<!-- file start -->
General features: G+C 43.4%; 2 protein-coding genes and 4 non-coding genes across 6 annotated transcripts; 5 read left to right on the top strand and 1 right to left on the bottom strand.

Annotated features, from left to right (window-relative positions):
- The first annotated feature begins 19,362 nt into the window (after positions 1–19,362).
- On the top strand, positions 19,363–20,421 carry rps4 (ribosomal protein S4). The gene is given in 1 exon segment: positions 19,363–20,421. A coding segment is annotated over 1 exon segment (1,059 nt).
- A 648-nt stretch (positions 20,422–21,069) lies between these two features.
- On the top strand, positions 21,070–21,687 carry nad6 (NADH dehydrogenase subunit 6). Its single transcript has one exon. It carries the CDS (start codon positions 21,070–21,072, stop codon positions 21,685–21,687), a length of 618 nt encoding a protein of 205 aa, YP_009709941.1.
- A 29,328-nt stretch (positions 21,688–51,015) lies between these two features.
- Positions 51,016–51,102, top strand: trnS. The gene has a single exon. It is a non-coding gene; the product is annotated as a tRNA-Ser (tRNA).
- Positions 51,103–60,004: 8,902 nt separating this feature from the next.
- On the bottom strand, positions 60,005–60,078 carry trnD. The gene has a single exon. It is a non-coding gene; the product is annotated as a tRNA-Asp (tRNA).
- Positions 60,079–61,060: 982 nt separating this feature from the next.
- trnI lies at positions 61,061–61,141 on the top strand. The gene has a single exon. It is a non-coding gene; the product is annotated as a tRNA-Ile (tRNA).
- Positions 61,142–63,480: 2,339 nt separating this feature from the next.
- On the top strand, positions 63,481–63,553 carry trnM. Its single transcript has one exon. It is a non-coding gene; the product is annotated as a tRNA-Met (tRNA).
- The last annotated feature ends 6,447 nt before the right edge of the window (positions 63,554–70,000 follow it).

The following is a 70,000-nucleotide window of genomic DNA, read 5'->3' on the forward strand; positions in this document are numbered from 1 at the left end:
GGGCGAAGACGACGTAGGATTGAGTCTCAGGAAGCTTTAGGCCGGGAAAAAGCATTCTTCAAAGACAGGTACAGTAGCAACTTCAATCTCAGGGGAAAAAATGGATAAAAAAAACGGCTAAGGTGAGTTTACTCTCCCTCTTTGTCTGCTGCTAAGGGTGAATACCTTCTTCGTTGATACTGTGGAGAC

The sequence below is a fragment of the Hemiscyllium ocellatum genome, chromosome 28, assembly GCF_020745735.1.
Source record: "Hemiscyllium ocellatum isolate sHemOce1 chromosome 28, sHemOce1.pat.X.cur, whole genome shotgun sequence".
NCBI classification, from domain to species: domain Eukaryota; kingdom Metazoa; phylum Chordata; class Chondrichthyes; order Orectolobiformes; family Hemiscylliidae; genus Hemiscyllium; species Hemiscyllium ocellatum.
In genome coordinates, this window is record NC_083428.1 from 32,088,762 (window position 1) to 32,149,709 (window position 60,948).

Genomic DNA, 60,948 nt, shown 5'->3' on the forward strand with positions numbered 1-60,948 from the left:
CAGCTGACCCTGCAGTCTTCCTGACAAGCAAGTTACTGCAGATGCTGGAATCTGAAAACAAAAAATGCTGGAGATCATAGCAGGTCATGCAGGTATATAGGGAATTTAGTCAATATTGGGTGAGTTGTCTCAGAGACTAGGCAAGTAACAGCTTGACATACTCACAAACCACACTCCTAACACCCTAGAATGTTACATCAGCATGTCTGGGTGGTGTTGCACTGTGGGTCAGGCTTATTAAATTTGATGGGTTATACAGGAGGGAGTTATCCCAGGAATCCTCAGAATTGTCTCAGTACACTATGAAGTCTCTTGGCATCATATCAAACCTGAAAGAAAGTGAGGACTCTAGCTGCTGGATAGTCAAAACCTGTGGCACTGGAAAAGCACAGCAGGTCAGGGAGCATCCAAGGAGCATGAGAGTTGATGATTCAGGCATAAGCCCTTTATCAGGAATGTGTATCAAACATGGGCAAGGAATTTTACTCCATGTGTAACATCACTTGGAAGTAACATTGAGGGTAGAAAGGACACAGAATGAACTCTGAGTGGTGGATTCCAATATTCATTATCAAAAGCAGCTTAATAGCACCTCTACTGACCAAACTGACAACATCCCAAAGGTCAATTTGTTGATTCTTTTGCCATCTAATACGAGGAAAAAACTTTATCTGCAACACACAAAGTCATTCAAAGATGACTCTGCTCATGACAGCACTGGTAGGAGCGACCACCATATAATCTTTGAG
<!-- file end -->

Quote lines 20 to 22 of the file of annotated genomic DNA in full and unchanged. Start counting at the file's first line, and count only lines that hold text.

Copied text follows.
NCBI classification, from domain to species: domain Eukaryota; kingdom Metazoa; phylum Chordata; class Chondrichthyes; order Orectolobiformes; family Hemiscylliidae; genus Hemiscyllium; species Hemiscyllium ocellatum.
In genome coordinates, this window is record NC_083428.1 from 32,088,762 (window position 1) to 32,149,709 (window position 60,948).

Genomic DNA, 60,948 nt, shown 5'->3' on the forward strand with positions numbered 1-60,948 from the left: